Bracing for the next Cold War? A closer look at Iran

You will be hard pressed to find a commentator on Iran who thinks lines from a James Bond movie are insightful. But when M quips “Christ, I miss the Cold War,” in Casino Royale, she may not be too far off the mark, even if she wasn’t talking about Iran. Iran’s growing belligerence regarding the potential weaponization of their nuclear program should be considered real enough to produce real action.

What was so good about the Cold War? Not much really, but while few of us were old enough to remember, there was one thing that all analysts, even M, appreciated about it: it was predictable. Gone are the days when anything was as transparent as a leader repeatedly threatening other nations. Nor is it possible to find a leader who says he was fairly elected, but whose citizens clearly don’t want him, and have already tried to get rid of him but just need a bit more help.

Iraq was a new version of an old problem; unrest is still rampant there more than six years in and a clear end isn’t in view. Afghanistan is even more complex because the overthrow of its leadership was the original target, but now that they aren’t leading they seem to be more of a problem, not less. In both countries there are still major issues with convincing the public (of those countries, but also the ones supporting the wars abroad) that liberation is a virtue worth the costs.

The debate now between U.N. Security Council governments, as well as other European countries and Israel, is attempting to address how to handle the threat of Iran. Each country has different reasons to worry, and some may benefit from an increase in Iran’s power. The central debate, of course, is around anticipating Iran’s nuclear proliferation goals. So far Iran’s claim that their desire is to produce nuclear power, and not weapons, hasn’t done anything to appease skeptics. Then there are the different lengths each nation thinks are required in restricting Iran through sanctions and threats of military action, should it come to that.

Israel is the most threatened. Not only is it within reach of the mid-range missiles Iran tested this week, but Iranian president Ahmadinejad hasn’t given a single internationally-directed speech without expressing anti-Semitic sentiments and conspiracy theories.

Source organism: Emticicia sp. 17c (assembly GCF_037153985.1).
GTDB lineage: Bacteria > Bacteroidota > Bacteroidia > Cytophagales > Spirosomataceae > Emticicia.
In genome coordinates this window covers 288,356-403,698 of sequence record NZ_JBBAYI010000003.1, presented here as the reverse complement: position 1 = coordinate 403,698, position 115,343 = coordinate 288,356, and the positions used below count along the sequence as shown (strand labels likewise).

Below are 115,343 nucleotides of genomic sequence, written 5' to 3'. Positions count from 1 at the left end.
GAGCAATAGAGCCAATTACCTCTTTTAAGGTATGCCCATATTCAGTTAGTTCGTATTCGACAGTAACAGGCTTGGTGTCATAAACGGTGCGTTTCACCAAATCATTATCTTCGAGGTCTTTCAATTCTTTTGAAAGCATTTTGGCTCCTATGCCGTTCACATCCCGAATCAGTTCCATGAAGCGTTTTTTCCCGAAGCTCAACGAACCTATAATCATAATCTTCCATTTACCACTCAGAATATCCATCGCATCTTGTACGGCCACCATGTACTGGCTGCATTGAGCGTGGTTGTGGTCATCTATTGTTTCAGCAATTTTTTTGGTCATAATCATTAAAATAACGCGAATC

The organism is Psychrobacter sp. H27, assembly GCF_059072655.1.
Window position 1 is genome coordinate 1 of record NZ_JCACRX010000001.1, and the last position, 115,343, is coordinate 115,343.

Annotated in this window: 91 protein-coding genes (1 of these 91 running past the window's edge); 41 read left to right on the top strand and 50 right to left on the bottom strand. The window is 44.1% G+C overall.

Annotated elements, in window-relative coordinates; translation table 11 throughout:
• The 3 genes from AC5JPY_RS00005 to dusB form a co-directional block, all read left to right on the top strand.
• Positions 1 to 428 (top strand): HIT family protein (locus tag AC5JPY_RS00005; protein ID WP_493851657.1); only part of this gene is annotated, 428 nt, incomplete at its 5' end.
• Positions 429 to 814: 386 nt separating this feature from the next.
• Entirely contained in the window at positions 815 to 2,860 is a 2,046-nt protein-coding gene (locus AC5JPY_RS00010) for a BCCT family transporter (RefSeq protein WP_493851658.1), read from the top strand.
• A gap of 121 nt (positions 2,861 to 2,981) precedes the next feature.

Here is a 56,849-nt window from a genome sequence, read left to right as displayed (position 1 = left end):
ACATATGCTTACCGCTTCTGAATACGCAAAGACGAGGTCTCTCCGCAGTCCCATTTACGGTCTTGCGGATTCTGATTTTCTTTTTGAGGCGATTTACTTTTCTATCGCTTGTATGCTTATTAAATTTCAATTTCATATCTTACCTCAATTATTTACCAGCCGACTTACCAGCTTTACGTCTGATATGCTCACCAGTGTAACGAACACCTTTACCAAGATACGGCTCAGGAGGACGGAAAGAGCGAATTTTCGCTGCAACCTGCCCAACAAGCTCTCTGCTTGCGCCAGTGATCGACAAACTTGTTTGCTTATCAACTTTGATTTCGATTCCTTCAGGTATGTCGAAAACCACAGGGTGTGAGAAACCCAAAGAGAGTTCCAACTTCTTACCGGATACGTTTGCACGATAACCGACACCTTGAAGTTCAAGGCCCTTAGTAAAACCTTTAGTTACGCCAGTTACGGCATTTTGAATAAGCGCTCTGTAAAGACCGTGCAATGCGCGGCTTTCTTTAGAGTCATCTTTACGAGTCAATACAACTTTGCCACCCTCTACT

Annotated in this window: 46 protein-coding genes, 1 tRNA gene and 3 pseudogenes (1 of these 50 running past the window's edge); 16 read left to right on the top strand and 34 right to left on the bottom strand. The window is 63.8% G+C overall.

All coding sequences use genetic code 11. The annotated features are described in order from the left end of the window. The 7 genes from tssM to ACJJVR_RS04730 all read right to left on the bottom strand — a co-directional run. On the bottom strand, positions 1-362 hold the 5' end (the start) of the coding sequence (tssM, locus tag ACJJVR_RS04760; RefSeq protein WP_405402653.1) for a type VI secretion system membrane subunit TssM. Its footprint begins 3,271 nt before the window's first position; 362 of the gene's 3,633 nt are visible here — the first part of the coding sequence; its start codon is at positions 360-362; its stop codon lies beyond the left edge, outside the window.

Europe likely has the most to lose after Israel, should Iran develop nuclear weapons. While they aren’t within range yet, many in the intelligence community suggest Iran is already working on long-range capabilities. But if it did get to that point the U.S. would be equally threatened.

The biggest worry, and the reason why this is the most important foreign affairs issue of U.S. President Barack Obama’s term in office, is that some countries have a lot to gain should Iran become a bigger power. China is the clearest case. Beijing has an interest in not allowing anyone with such a desire to obtain nuclear weapons, but they have much to lose if tough economic sanctions are imposed on Iran. This potentially makes it difficult for the UNSC to pass sanctions because of China’s veto. Tougher still will be America and Europe getting through negotiations without isolating China.

What’s more, there are clear signs that Iran is taking steps to make agreements with other countries should tougher economic sanctions be enacted. Iran lacks the capacity to produce its own gasoline, and this would be the first supply restriction to place on them. This makes Venezuela, Iran’s latest ally, a concern deserving greater attention.

Venezuelan President Hugo Chavez announced at the start of September that Caracas would be supplying Iran with 20,000 barrels of gasoline a day. Further, the pact the two nations have made, which stipulates full military support for one another, is disconcerting. The benefit to Iran is clear: Venezuela reportedly has at least 50,000 tons of uranium ore on reserve; in exchange, Venezuela has sought help from Iran to become a nuclear power.

For a change we have a clear threat with a clear enemy, and although debate is possible about the required action, the threat is serious enough to know that tough action is a necessity.

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